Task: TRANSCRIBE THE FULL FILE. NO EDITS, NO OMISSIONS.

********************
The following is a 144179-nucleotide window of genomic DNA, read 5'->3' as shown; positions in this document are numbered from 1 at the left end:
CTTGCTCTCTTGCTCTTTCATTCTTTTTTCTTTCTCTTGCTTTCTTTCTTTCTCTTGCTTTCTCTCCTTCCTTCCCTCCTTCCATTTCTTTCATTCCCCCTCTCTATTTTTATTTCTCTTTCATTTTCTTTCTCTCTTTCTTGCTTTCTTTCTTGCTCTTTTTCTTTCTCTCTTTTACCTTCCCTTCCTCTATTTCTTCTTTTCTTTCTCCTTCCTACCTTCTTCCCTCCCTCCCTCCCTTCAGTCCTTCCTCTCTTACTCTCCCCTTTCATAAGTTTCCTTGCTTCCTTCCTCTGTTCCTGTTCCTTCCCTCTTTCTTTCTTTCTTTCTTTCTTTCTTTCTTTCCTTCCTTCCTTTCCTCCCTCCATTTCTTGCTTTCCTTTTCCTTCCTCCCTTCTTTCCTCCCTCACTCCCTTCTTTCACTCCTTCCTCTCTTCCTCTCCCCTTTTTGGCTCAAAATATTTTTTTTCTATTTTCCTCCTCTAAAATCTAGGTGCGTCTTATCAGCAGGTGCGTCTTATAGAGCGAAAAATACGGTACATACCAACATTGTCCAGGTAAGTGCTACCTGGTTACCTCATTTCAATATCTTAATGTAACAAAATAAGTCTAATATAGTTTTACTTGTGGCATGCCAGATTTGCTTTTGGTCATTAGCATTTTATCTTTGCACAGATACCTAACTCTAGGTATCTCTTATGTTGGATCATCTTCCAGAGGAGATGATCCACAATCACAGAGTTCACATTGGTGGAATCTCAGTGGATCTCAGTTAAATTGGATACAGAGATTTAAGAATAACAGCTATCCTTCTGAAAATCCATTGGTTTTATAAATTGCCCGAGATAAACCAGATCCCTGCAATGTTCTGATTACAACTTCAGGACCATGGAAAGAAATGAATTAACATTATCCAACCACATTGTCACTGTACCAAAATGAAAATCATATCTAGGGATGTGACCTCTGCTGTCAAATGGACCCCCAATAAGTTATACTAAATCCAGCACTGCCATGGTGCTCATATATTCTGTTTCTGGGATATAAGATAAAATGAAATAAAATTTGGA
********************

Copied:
The following is a 144179-nucleotide window of genomic DNA, read 5'->3' as shown; positions in this document are numbered from 1 at the left end:
CTTGCTCTCTTGCTCTTTCATTCTTTTTTCTTTCTCTTGCTTTCTTTCTTTCTCTTGCTTTCTCTCCTTCCTTCCCTCCTTCCATTTCTTTCATTCCCCCTCTCTATTTTTATTTCTCTTTCATTTTCTTTCTCTCTTTCTTGCTTTCTTTCTTGCTCTTTTTCTTTCTCTCTTTTACCTTCCCTTCCTCTATTTCTTCTTTTCTTTCTCCTTCCTACCTTCTTCCCTCCCTCCCTCCCTTCAGTCCTTCCTCTCTTACTCTCCCCTTTCATAAGTTTCCTTGCTTCCTTCCTCTGTTCCTGTTCCTTCCCTCTTTCTTTCTTTCTTTCTTTCTTTCTTTCTTTCCTTCCTTCCTTTCCTCCCTCCATTTCTTGCTTTCCTTTTCCTTCCTCCCTTCTTTCCTCCCTCACTCCCTTCTTTCACTCCTTCCTCTCTTCCTCTCCCCTTTTTGGCTCAAAATATTTTTTTTCTATTTTCCTCCTCTAAAATCTAGGTGCGTCTTATCAGCAGGTGCGTCTTATAGAGCGAAAAATACGGTACATACCAACATTGTCCAGGTAAGTGCTACCTGGTTACCTCATTTCAATATCTTAATGTAACAAAATAAGTCTAATATAGTTTTACTTGTGGCATGCCAGATTTGCTTTTGGTCATTAGCATTTTATCTTTGCACAGATACCTAACTCTAGGTATCTCTTATGTTGGATCATCTTCCAGAGGAGATGATCCACAATCACAGAGTTCACATTGGTGGAATCTCAGTGGATCTCAGTTAAATTGGATACAGAGATTTAAGAATAACAGCTATCCTTCTGAAAATCCATTGGTTTTATAAATTGCCCGAGATAAACCAGATCCCTGCAATGTTCTGATTACAACTTCAGGACCATGGAAAGAAATGAATTAACATTATCCAACCACATTGTCACTGTACCAAAATGAAAATCATATCTAGGGATGTGACCTCTGCTGTCAAATGGACCCCCAATAAGTTATACTAAATCCAGCACTGCCATGGTGCTCATATATTCTGTTTCTGGGATATAAGATAAAATGAAATAAAATTTGGA